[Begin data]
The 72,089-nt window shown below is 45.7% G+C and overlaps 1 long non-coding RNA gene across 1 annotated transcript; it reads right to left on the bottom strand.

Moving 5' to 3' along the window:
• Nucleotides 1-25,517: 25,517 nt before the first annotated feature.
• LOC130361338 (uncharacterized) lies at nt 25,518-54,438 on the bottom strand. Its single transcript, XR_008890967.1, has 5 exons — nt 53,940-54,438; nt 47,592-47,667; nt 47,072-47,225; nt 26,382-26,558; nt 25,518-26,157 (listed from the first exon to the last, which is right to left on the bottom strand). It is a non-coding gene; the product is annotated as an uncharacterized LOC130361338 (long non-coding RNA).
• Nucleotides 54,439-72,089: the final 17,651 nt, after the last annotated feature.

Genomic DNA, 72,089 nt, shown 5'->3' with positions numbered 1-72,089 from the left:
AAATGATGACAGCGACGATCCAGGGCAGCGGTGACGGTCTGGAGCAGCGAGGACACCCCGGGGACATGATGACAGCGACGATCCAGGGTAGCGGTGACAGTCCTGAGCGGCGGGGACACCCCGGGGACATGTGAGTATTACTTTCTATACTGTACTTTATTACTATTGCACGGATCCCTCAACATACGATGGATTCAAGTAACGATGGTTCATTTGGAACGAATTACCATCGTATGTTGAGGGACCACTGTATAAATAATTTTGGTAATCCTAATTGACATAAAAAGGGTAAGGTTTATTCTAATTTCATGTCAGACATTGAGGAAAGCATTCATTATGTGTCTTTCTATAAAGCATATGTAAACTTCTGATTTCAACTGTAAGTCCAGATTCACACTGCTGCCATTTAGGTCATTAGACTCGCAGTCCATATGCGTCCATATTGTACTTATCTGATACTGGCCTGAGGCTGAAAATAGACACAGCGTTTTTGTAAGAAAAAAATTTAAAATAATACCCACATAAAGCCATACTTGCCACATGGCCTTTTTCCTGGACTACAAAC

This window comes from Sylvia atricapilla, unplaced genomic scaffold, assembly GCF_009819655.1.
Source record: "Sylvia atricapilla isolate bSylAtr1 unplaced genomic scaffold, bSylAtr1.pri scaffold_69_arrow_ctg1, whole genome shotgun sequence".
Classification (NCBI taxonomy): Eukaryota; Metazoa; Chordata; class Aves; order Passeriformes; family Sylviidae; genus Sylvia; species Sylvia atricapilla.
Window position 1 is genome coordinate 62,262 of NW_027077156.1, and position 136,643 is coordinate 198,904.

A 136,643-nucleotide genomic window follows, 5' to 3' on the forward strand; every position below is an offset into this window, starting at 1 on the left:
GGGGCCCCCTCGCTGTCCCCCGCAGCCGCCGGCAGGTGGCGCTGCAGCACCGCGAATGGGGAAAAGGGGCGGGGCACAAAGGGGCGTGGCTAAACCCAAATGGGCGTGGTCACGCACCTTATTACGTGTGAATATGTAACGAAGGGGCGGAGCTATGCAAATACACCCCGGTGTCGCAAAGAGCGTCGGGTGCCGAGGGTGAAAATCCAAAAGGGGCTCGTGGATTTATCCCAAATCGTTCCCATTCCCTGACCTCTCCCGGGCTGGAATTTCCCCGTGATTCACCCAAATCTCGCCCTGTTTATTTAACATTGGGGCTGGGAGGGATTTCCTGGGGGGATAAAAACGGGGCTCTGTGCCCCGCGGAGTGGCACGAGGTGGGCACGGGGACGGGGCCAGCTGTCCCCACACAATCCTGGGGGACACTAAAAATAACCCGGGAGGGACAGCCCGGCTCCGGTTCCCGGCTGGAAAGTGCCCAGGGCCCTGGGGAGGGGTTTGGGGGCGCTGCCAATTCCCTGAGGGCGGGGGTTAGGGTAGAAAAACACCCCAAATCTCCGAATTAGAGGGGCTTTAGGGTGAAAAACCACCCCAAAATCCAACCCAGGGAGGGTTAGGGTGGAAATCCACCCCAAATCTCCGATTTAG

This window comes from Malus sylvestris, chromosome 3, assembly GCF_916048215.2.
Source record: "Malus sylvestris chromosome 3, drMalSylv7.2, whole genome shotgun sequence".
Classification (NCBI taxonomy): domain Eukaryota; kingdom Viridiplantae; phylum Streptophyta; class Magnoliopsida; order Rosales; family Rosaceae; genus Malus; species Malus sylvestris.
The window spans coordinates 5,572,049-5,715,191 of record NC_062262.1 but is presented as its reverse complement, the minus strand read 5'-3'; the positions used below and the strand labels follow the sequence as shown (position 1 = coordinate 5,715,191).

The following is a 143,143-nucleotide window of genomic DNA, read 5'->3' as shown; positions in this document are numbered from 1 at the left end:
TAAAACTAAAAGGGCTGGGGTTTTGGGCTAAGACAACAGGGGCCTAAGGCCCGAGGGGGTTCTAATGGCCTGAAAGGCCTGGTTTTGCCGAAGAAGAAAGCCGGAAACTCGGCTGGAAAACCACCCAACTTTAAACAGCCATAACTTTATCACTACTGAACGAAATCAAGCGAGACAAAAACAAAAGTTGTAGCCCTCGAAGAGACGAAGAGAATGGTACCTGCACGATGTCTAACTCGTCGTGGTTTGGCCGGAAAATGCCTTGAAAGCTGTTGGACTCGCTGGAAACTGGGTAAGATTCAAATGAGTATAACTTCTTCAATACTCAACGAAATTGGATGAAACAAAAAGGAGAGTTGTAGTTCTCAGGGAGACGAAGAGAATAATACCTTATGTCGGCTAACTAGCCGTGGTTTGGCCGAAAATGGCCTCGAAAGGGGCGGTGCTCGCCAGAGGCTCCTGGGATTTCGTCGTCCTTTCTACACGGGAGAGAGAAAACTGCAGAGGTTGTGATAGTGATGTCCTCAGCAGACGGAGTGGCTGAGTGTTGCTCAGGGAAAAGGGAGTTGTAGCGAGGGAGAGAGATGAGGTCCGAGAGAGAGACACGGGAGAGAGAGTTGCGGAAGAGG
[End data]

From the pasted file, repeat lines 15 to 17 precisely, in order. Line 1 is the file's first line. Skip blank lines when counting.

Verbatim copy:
Source record: "Malus sylvestris chromosome 3, drMalSylv7.2, whole genome shotgun sequence".
Classification (NCBI taxonomy): domain Eukaryota; kingdom Viridiplantae; phylum Streptophyta; class Magnoliopsida; order Rosales; family Rosaceae; genus Malus; species Malus sylvestris.
The window spans coordinates 5,572,049-5,715,191 of record NC_062262.1 but is presented as its reverse complement, the minus strand read 5'-3'; the positions used below and the strand labels follow the sequence as shown (position 1 = coordinate 5,715,191).